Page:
A California high school will have a same-sex couple among its homecoming court at the big dance on Friday.
Shealynn and Charley, juniors at Maria Carrillo High School in Santa Rosa, were nominated for junior homecoming queens, along with two heterosexual couples.
"It wasn't even something they were thinking about," Yvonne Stillman, Shealynn's mother, said in a call with The Huffington Post, "just something the other classmates thought would be awesome."
A friend of the girls, who both identify as pansexual, suggested they run for junior homecoming queens, and told her friends to nominate them. Trevor Brady, a teacher at the school in charge of a class on leadership, told HuffPost it was a "totally student-driven" effort.
Brady and the team in charge of homecoming told Shealynn and Charley the good news last week: They had received an "overwhelming numbers of nominations," according to Stillman. Shealynn and Charley, who were were busy preparing for the dance, could not be reached for comment by HuffPost.
Although having a same-sex couple nominated for homecoming royalty is "totally new" to Brady, he said that he and the students, especially junior class president Emma Samson, were excited to have the girls involved. They wanted to make sure Charley and Shealynn were completely comfortable every step of the way, even asking them what they would like to be called should they win tonight; the girls went with "duchess" and "duchess" (as they are juniors, they would not be "queen").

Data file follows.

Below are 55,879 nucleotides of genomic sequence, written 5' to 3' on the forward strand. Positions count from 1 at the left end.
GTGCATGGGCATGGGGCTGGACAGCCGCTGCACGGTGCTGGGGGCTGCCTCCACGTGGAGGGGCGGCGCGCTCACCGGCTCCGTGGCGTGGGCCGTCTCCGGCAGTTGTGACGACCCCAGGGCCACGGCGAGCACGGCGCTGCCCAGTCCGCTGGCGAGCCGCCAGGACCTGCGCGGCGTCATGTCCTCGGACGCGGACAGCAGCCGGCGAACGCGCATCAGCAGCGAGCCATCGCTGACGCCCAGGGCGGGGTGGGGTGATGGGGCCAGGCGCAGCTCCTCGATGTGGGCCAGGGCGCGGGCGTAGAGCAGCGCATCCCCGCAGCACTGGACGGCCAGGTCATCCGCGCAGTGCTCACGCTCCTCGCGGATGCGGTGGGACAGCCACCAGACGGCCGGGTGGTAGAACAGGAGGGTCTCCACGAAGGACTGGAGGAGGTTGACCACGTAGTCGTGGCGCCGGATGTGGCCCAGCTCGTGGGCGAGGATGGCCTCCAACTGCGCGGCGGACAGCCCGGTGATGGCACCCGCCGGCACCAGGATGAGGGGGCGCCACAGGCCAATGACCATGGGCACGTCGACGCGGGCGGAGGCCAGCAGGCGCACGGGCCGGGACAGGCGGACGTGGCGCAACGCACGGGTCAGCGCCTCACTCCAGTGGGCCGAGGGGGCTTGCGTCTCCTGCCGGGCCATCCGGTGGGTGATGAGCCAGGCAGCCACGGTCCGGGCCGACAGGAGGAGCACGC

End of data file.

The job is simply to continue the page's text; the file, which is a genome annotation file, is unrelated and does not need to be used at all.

"We bought an extra tiara," Brady said. Votes had not been tallied when he spoke with HuffPost, but he said both girls said they would want tiaras should they win.
Brady and Stillman said the girls are thrilled to be so appreciated by their peers at Maria Carrillo, which enrolls about 1,600 students. They are both active in human equality activism; Stillman said Shealynn began trying to create a "human identity" elective in the school, recognizing that many of the students struggle with identity but have no classes to address it.
Stillman said since the girls were nominated, they have had "nothing but support" from their classmates.
"Students are very accepting of different groups, different people," Brady said. "We try to make it as accepting a place as possible."
He said Shealynn and Charley's classmates did not particularly see voting for a same-sex couple as political, but were rooting for them as they would for any other couple.
"I don't even think it's too big of a deal [for the students]," Brady said. "It's the norm they've accepted."
UPDATE Oct. 13, 3 p.m. -- Last Friday, Shealynn and Charley made history, as they won to become the school's first same-sex homecoming couple.